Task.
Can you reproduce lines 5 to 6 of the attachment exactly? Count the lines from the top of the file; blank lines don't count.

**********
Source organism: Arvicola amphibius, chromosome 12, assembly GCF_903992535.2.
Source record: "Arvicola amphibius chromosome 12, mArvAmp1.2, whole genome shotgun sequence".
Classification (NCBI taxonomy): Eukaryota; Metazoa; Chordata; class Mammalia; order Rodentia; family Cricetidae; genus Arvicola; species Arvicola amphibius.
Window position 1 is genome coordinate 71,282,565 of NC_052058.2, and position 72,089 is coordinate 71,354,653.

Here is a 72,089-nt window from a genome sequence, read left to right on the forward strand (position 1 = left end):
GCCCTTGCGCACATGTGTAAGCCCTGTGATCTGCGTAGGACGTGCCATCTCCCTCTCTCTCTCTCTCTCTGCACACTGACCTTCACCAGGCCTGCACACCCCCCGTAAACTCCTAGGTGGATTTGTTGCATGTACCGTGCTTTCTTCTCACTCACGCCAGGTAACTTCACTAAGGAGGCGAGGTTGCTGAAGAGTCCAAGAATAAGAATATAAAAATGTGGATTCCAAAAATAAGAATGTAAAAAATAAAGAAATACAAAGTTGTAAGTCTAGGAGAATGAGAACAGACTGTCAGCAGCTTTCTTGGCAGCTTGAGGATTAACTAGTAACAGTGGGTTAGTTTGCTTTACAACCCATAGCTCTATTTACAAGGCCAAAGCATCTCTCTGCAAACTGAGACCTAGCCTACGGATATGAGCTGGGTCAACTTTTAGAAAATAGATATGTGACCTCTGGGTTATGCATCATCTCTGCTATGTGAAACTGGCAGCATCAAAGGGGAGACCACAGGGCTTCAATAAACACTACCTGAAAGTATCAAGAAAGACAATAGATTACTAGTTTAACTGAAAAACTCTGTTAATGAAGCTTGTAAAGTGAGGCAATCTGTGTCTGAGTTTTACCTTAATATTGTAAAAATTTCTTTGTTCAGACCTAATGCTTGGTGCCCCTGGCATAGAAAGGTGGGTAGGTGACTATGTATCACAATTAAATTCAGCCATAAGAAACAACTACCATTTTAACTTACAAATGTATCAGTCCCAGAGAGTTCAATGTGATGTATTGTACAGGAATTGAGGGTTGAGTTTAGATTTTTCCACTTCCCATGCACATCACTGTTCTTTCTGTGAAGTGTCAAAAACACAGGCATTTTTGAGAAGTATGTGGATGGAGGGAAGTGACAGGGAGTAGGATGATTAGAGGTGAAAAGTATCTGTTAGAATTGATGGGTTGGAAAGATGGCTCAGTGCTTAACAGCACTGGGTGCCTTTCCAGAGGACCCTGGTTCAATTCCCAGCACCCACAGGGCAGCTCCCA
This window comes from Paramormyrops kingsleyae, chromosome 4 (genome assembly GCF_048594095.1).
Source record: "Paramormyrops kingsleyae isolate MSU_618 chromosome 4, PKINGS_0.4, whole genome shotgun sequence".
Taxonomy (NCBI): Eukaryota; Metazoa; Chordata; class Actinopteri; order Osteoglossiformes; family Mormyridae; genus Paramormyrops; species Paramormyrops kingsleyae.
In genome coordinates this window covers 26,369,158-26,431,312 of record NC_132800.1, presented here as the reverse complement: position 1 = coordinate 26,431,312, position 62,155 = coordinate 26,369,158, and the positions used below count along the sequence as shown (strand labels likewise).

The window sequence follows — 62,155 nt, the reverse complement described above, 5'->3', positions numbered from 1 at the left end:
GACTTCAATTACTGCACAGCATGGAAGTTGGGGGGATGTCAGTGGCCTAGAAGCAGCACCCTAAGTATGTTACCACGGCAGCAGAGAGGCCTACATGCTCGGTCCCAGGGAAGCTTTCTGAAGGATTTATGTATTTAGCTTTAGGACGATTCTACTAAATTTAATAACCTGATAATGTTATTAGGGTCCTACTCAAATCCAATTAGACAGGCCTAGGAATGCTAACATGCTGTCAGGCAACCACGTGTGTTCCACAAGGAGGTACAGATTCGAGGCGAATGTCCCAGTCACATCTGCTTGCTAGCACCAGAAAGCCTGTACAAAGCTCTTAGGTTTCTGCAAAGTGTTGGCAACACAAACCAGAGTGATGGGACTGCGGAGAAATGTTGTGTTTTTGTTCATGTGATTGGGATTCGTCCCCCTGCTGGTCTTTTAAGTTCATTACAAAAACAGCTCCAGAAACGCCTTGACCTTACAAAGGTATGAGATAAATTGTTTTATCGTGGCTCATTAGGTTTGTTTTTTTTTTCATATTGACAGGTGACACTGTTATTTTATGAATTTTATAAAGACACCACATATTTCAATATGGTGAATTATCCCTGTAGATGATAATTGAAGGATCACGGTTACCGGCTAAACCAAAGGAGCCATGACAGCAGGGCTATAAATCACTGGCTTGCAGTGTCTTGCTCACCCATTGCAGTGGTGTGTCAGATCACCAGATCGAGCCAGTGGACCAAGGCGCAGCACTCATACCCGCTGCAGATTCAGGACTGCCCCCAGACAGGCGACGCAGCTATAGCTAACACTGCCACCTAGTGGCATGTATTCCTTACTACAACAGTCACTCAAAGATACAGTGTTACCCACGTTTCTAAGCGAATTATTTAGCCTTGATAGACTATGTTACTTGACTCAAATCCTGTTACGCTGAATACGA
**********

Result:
Here is a 72,089-nt window from a genome sequence, read left to right on the forward strand (position 1 = left end):
GCCCTTGCGCACATGTGTAAGCCCTGTGATCTGCGTAGGACGTGCCATCTCCCTCTCTCTCTCTCTCTCTGCACACTGACCTTCACCAGGCCTGCACACCCCCCGTAAACTCCTAGGTGGATTTGTTGCATGTACCGTGCTTTCTTCTCACTCACGCCAGGTAACTTCACTAAGGAGGCGAGGTTGCTGAAGAGTCCAAGAATAAGAATATAAAAATGTGGATTCCAAAAATAAGAATGTAAAAAATAAAGAAATACAAAGTTGTAAGTCTAGGAGAATGAGAACAGACTGTCAGCAGCTTTCTTGGCAGCTTGAGGATTAACTAGTAACAGTGGGTTAGTTTGCTTTACAACCCATAGCTCTATTTACAAGGCCAAAGCATCTCTCTGCAAACTGAGACCTAGCCTACGGATATGAGCTGGGTCAACTTTTAGAAAATAGATATGTGACCTCTGGGTTATGCATCATCTCTGCTATGTGAAACTGGCAGCATCAAAGGGGAGACCACAGGGCTTCAATAAACACTACCTGAAAGTATCAAGAAAGACAATAGATTACTAGTTTAACTGAAAAACTCTGTTAATGAAGCTTGTAAAGTGAGGCAATCTGTGTCTGAGTTTTACCTTAATATTGTAAAAATTTCTTTGTTCAGACCTAATGCTTGGTGCCCCTGGCATAGAAAGGTGGGTAGGTGACTATGTATCACAATTAAATTCAGCCATAAGAAACAACTACCATTTTAACTTACAAATGTATCAGTCCCAGAGAGTTCAATGTGATGTATTGTACAGGAATTGAGGGTTGAGTTTAGATTTTTCCACTTCCCATGCACATCACTGTTCTTTCTGTGAAGTGTCAAAAACACAGGCATTTTTGAGAAGTATGTGGATGGAGGGAAGTGACAGGGAGTAGGATGATTAGAGGTGAAAAGTATCTGTTAGAATTGATGGGTTGGAAAGATGGCTCAGTGCTTAACAGCACTGGGTGCCTTTCCAGAGGACCCTGGTTCAATTCCCAGCACCCACAGGGCAGCTCCCA